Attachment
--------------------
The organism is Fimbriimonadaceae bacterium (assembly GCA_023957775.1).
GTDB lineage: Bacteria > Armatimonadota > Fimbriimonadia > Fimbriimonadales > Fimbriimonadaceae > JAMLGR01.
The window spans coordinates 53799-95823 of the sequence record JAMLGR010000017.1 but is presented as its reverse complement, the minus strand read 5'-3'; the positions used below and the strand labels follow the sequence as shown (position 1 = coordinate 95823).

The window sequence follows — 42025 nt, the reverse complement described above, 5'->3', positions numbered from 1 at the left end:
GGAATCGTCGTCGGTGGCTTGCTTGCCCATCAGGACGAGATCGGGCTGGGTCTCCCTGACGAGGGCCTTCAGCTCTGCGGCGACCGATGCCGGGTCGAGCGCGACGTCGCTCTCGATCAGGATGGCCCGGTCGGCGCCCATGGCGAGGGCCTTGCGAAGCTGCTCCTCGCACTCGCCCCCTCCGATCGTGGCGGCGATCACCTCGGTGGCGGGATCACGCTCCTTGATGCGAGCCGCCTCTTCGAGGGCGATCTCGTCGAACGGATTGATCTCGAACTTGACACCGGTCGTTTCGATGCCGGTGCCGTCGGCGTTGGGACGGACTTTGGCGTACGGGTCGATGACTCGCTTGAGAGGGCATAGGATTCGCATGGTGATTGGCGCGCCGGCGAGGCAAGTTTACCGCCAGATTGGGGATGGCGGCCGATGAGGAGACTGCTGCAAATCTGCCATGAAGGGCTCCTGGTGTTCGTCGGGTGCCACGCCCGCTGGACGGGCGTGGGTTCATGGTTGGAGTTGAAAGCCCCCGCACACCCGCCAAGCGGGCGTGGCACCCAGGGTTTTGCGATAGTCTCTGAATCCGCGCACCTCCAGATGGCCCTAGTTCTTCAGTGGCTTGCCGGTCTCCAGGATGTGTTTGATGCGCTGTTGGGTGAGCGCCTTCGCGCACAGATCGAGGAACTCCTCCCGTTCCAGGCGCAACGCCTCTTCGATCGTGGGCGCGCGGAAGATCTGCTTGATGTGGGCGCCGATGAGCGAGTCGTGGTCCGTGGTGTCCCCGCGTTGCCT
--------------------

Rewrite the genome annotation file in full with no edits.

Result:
The organism is Fimbriimonadaceae bacterium (assembly GCA_023957775.1).
GTDB lineage: Bacteria > Armatimonadota > Fimbriimonadia > Fimbriimonadales > Fimbriimonadaceae > JAMLGR01.
The window spans coordinates 53799-95823 of the sequence record JAMLGR010000017.1 but is presented as its reverse complement, the minus strand read 5'-3'; the positions used below and the strand labels follow the sequence as shown (position 1 = coordinate 95823).

The window sequence follows — 42025 nt, the reverse complement described above, 5'->3', positions numbered from 1 at the left end:
GGAATCGTCGTCGGTGGCTTGCTTGCCCATCAGGACGAGATCGGGCTGGGTCTCCCTGACGAGGGCCTTCAGCTCTGCGGCGACCGATGCCGGGTCGAGCGCGACGTCGCTCTCGATCAGGATGGCCCGGTCGGCGCCCATGGCGAGGGCCTTGCGAAGCTGCTCCTCGCACTCGCCCCCTCCGATCGTGGCGGCGATCACCTCGGTGGCGGGATCACGCTCCTTGATGCGAGCCGCCTCTTCGAGGGCGATCTCGTCGAACGGATTGATCTCGAACTTGACACCGGTCGTTTCGATGCCGGTGCCGTCGGCGTTGGGACGGACTTTGGCGTACGGGTCGATGACTCGCTTGAGAGGGCATAGGATTCGCATGGTGATTGGCGCGCCGGCGAGGCAAGTTTACCGCCAGATTGGGGATGGCGGCCGATGAGGAGACTGCTGCAAATCTGCCATGAAGGGCTCCTGGTGTTCGTCGGGTGCCACGCCCGCTGGACGGGCGTGGGTTCATGGTTGGAGTTGAAAGCCCCCGCACACCCGCCAAGCGGGCGTGGCACCCAGGGTTTTGCGATAGTCTCTGAATCCGCGCACCTCCAGATGGCCCTAGTTCTTCAGTGGCTTGCCGGTCTCCAGGATGTGTTTGATGCGCTGTTGGGTGAGCGCCTTCGCGCACAGATCGAGGAACTCCTCCCGTTCCAGGCGCAACGCCTCTTCGATCGTGGGCGCGCGGAAGATCTGCTTGATGTGGGCGCCGATGAGCGAGTCGTGGTCCGTGGTGTCCCCGCGTTGCCT